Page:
https://www.gardeners.com/buy/miracle-led-full-spectrum-grow-light-bulb/8592297.html#q=led%2Bbulbs&simplesearch=submit&start=1

Maine Potato Lady
Early Potatoes -Dark Red Norlands #5
https://www.mainepotatolady.com/productcart/pc/viewCategories.asp?idCategory=16
Sweet Potato Slips 12 slips
https://www.mainepotatolady.com/productcart/pc/viewCategories.asp?idCategory=192
Because of separate shipping at different times, estimated cost $50

February
More planting trays -Ace Hardware or order online. Ace runs behind my planting schedule. I can't always get what I want when I need it.

Seedling Start Mix -Johnny's Seeds estimate $60 for the volume I need. It must work with the soil blocker I have. Very disappointed with the mixes I was able to get in 2018. Local stores pawned off mulch as seed starter. Others had chunks of rock in them as filler. Totally ran out or didn't carry vermiculite or perlite.

Soil amendment- Trifecta from the MI Gardener would also be nice. I think seaweed may also work but is damn expensive. Garden Dreams uses seaweed and chamomile tea (to sterilize). Not sure when these must be applied. Garden Dreams uses the chamomile with the seedlings and seaweed solution as they start hardening off in April.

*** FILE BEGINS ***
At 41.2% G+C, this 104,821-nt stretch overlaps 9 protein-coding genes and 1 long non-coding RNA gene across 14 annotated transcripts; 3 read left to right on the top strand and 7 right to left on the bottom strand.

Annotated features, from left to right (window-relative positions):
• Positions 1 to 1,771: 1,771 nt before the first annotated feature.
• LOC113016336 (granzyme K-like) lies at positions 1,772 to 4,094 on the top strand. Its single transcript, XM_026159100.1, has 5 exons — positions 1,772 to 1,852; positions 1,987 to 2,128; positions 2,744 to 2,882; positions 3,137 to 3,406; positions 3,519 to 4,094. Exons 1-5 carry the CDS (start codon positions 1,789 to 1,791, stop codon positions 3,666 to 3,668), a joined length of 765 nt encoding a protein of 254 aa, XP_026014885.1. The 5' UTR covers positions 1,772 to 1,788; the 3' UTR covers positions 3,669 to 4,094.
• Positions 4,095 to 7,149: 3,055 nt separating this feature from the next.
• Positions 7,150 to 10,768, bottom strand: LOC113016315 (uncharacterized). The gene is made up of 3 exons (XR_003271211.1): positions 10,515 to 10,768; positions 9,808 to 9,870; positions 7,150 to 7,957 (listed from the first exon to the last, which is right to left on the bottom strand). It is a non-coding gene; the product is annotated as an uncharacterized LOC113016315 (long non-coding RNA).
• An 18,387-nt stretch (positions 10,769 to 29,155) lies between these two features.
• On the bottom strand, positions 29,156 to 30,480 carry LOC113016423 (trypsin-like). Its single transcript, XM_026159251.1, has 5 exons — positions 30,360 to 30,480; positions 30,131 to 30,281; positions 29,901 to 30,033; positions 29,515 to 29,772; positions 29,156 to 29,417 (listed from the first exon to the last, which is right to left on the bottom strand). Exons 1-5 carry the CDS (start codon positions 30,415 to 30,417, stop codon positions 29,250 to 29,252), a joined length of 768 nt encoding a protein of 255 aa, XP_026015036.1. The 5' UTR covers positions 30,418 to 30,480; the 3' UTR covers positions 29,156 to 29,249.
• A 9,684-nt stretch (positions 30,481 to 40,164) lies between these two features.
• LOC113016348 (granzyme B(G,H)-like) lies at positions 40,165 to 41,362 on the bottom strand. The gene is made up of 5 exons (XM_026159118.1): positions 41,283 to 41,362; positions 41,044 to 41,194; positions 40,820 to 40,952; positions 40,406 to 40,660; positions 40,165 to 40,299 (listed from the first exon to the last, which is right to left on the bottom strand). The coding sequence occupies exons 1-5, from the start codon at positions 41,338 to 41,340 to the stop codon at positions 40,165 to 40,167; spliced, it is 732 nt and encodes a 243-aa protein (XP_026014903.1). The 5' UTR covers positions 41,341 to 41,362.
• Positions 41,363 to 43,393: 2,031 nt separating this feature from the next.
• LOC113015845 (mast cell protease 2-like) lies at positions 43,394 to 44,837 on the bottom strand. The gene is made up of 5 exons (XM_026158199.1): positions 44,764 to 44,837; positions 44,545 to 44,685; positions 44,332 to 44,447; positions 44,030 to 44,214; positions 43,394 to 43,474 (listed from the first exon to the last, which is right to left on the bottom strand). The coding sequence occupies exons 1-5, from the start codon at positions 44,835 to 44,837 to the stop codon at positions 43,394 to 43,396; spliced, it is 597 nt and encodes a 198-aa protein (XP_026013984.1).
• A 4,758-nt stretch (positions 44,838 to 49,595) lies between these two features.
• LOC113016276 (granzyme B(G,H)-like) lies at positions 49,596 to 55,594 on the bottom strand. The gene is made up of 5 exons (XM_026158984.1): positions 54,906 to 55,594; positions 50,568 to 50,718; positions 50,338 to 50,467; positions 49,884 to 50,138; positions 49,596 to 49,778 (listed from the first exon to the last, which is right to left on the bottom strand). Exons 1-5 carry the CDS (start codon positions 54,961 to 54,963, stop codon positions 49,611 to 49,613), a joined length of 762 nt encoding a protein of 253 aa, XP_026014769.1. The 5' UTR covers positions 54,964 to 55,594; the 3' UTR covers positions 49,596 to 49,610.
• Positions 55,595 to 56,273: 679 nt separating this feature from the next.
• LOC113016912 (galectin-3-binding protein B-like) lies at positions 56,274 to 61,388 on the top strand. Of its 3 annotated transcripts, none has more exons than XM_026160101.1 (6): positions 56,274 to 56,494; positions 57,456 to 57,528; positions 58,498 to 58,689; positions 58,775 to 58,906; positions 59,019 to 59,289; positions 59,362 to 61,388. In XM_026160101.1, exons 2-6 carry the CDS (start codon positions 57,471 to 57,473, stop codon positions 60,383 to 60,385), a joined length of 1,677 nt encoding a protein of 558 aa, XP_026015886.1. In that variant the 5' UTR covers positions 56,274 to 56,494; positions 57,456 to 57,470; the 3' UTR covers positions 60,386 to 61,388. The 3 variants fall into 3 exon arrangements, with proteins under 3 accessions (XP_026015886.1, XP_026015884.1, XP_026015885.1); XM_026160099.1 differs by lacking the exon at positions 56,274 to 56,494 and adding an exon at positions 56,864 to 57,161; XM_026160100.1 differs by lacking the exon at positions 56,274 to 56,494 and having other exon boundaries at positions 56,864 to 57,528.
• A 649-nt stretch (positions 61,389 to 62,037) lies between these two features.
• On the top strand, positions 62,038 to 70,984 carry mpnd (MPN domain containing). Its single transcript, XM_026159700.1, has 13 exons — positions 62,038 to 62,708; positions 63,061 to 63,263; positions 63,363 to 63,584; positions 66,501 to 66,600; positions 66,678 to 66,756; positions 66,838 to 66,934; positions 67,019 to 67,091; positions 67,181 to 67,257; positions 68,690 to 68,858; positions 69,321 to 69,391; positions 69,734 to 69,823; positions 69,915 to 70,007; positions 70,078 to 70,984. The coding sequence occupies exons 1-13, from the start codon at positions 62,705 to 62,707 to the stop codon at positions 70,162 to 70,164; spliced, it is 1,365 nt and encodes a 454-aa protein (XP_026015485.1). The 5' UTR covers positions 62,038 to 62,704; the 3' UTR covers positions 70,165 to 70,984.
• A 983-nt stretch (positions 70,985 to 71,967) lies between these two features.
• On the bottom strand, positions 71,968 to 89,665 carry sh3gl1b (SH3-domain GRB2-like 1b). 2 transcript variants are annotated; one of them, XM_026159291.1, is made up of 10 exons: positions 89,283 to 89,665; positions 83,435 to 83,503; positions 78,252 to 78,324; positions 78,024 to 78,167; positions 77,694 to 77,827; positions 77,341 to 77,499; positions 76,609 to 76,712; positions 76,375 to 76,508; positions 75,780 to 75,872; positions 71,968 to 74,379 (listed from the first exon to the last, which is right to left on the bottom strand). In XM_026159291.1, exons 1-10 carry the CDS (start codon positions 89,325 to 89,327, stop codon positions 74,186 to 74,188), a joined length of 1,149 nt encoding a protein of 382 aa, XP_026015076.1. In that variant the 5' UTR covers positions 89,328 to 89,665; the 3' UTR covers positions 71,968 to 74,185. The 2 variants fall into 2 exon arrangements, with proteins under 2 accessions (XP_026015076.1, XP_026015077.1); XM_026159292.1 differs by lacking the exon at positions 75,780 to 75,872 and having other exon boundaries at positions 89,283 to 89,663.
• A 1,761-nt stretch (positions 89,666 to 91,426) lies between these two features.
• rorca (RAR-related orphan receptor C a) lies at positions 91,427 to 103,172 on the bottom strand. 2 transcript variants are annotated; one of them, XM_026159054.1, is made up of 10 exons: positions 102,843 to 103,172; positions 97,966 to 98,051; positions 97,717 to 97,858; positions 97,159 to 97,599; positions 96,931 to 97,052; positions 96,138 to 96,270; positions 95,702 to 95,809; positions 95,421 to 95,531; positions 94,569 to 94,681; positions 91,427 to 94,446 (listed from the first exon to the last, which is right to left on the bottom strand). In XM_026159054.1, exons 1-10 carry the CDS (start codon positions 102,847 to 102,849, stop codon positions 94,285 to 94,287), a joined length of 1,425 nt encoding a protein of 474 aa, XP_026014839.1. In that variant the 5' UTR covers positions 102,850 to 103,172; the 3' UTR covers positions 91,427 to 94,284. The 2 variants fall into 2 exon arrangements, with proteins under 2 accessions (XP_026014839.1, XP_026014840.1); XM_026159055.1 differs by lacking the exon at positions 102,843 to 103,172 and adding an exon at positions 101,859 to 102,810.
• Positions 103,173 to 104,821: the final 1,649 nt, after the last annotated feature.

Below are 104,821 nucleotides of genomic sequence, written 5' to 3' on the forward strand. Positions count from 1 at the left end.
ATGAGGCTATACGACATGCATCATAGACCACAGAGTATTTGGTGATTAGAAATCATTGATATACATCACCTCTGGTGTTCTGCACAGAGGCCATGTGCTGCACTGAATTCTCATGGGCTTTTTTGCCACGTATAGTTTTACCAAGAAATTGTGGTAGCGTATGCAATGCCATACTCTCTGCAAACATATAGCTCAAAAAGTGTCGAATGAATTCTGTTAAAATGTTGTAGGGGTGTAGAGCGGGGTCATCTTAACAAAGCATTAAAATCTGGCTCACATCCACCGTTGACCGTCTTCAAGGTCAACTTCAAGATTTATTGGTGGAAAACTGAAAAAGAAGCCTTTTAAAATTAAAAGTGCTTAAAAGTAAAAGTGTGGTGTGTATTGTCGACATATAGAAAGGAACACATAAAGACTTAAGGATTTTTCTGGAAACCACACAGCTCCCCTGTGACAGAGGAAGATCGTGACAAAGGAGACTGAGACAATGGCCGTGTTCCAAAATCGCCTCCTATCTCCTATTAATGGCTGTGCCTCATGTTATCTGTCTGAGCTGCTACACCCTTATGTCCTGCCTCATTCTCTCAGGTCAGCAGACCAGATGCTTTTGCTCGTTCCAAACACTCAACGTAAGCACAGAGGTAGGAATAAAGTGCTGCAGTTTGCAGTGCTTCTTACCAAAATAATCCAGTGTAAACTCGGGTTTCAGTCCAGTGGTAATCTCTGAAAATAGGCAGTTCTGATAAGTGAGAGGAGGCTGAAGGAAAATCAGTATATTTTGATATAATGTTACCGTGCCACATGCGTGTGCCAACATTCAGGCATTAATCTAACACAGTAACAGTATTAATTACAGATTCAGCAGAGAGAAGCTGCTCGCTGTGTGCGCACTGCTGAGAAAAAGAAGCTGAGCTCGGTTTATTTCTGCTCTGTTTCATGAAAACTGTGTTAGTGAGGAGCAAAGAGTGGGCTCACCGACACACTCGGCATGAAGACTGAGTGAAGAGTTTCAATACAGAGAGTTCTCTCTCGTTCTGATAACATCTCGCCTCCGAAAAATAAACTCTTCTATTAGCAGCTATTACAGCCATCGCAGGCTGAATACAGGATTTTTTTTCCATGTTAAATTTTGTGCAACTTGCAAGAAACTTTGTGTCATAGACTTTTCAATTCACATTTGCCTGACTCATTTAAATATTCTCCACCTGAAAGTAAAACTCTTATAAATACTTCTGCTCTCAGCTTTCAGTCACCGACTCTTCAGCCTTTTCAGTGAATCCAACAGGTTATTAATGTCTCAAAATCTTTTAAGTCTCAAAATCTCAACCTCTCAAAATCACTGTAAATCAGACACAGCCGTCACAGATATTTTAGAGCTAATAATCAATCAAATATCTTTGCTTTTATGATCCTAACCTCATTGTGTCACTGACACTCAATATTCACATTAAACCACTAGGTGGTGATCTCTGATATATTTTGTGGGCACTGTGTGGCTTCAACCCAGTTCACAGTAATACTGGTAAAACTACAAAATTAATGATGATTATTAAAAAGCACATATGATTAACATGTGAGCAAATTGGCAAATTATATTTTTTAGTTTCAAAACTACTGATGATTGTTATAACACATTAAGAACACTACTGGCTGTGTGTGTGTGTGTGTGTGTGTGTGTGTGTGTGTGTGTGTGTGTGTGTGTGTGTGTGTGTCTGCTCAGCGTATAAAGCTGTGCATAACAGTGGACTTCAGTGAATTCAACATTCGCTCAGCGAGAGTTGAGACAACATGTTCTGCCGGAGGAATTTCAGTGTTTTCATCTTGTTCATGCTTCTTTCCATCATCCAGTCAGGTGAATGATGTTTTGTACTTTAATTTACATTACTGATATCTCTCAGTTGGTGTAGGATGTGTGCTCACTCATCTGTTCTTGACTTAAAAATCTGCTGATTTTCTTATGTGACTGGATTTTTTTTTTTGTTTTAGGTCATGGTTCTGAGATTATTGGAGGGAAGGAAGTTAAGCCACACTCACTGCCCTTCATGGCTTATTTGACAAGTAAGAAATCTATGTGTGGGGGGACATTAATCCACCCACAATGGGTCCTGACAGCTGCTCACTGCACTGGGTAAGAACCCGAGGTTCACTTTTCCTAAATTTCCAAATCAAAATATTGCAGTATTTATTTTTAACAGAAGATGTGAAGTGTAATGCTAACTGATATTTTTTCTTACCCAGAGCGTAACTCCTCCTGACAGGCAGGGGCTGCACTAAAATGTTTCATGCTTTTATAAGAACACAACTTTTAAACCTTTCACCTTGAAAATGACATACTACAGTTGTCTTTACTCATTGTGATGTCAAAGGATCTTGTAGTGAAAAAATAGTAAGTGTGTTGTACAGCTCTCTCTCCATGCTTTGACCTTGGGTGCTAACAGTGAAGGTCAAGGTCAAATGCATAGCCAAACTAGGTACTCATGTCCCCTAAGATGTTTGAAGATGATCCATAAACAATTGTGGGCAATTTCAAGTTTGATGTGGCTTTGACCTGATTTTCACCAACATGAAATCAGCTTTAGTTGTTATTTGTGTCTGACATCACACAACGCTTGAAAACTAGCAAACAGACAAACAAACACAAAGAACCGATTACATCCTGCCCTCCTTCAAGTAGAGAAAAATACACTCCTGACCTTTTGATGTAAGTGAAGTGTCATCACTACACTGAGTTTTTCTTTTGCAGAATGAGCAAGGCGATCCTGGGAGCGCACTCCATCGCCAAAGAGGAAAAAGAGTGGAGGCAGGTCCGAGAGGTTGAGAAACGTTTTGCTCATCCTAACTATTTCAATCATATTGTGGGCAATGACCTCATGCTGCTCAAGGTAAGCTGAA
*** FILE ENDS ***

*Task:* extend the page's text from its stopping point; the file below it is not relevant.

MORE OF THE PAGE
March
Goumi Bush
Gooseberry Bush
Late bearing blueberry-Elliott
2 more Ligonberries
Indiana Berry Company -https://indianaberry.com/products/1/9/Plants/Blueberries
I ordered too late last year and the plants died. I think that was in April. It was too hot when they arrived in May. Estimate $60

A spade for digging
A pitchfork for turning compost

April

Fruition Seeds- Indigo seed for dyeing. I may need to order sooner, depending on germination times for Indigo. http://www.fruitionseeds.com/Organic-Round-Leaf-Indigo-p/f63.htm

Companion Planting -Madder plants for dyeing. http://companionplants.com

May
Phipps Plant Sale $50
Assorted herbs and monarda for the bees. Mostly shopping at Always Summer Herbs

This is a stretch goal:
Class on Mushrooms $125
Wine Cap Spawn $25
https://www.fieldforest.net/Wine-Cap-Stropharia-rugosa-annulata-Sawdust-Spawn/productinfo/SSR/

Lehmann's Hardware